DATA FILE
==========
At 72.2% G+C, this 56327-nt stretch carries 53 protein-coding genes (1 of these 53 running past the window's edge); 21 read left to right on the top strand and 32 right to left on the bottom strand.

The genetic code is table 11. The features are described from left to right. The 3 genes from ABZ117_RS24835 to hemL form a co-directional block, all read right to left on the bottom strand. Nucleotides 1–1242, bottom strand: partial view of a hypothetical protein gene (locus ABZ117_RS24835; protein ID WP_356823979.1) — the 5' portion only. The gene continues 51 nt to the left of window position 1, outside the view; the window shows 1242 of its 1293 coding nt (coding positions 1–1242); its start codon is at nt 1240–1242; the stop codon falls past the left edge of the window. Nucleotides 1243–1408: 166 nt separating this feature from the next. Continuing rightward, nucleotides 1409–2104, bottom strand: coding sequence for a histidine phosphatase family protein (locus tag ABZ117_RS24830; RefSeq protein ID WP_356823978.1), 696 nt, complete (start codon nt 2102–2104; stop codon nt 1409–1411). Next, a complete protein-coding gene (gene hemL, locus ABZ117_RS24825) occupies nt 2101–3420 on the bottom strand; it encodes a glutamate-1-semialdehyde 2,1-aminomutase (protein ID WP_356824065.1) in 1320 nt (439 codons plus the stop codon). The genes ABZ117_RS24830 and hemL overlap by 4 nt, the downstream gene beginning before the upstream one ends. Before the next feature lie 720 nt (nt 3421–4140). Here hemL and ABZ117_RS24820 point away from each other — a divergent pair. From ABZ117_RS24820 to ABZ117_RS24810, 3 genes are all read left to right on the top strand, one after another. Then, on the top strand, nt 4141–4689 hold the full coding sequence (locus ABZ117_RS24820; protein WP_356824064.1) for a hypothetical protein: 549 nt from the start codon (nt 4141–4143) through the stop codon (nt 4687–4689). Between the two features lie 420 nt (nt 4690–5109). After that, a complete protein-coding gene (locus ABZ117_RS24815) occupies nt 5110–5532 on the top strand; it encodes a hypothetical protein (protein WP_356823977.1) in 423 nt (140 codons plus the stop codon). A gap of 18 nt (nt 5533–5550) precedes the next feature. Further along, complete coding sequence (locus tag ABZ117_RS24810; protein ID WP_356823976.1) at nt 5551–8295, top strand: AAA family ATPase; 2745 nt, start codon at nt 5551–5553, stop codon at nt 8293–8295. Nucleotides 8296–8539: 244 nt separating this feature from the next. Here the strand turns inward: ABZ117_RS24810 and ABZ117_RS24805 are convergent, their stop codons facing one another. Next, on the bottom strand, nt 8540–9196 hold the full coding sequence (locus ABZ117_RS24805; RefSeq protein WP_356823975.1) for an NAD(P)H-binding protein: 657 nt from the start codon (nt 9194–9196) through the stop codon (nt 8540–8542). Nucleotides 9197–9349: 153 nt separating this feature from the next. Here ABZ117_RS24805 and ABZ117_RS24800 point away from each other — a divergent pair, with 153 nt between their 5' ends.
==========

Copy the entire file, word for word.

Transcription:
At 72.2% G+C, this 56327-nt stretch carries 53 protein-coding genes (1 of these 53 running past the window's edge); 21 read left to right on the top strand and 32 right to left on the bottom strand.

The genetic code is table 11. The features are described from left to right. The 3 genes from ABZ117_RS24835 to hemL form a co-directional block, all read right to left on the bottom strand. Nucleotides 1–1242, bottom strand: partial view of a hypothetical protein gene (locus ABZ117_RS24835; protein ID WP_356823979.1) — the 5' portion only. The gene continues 51 nt to the left of window position 1, outside the view; the window shows 1242 of its 1293 coding nt (coding positions 1–1242); its start codon is at nt 1240–1242; the stop codon falls past the left edge of the window. Nucleotides 1243–1408: 166 nt separating this feature from the next. Continuing rightward, nucleotides 1409–2104, bottom strand: coding sequence for a histidine phosphatase family protein (locus tag ABZ117_RS24830; RefSeq protein ID WP_356823978.1), 696 nt, complete (start codon nt 2102–2104; stop codon nt 1409–1411). Next, a complete protein-coding gene (gene hemL, locus ABZ117_RS24825) occupies nt 2101–3420 on the bottom strand; it encodes a glutamate-1-semialdehyde 2,1-aminomutase (protein ID WP_356824065.1) in 1320 nt (439 codons plus the stop codon). The genes ABZ117_RS24830 and hemL overlap by 4 nt, the downstream gene beginning before the upstream one ends. Before the next feature lie 720 nt (nt 3421–4140). Here hemL and ABZ117_RS24820 point away from each other — a divergent pair. From ABZ117_RS24820 to ABZ117_RS24810, 3 genes are all read left to right on the top strand, one after another. Then, on the top strand, nt 4141–4689 hold the full coding sequence (locus ABZ117_RS24820; protein WP_356824064.1) for a hypothetical protein: 549 nt from the start codon (nt 4141–4143) through the stop codon (nt 4687–4689). Between the two features lie 420 nt (nt 4690–5109). After that, a complete protein-coding gene (locus ABZ117_RS24815) occupies nt 5110–5532 on the top strand; it encodes a hypothetical protein (protein WP_356823977.1) in 423 nt (140 codons plus the stop codon). A gap of 18 nt (nt 5533–5550) precedes the next feature. Further along, complete coding sequence (locus tag ABZ117_RS24810; protein ID WP_356823976.1) at nt 5551–8295, top strand: AAA family ATPase; 2745 nt, start codon at nt 5551–5553, stop codon at nt 8293–8295. Nucleotides 8296–8539: 244 nt separating this feature from the next. Here the strand turns inward: ABZ117_RS24810 and ABZ117_RS24805 are convergent, their stop codons facing one another. Next, on the bottom strand, nt 8540–9196 hold the full coding sequence (locus ABZ117_RS24805; RefSeq protein WP_356823975.1) for an NAD(P)H-binding protein: 657 nt from the start codon (nt 9194–9196) through the stop codon (nt 8540–8542). Nucleotides 9197–9349: 153 nt separating this feature from the next. Here ABZ117_RS24805 and ABZ117_RS24800 point away from each other — a divergent pair, with 153 nt between their 5' ends.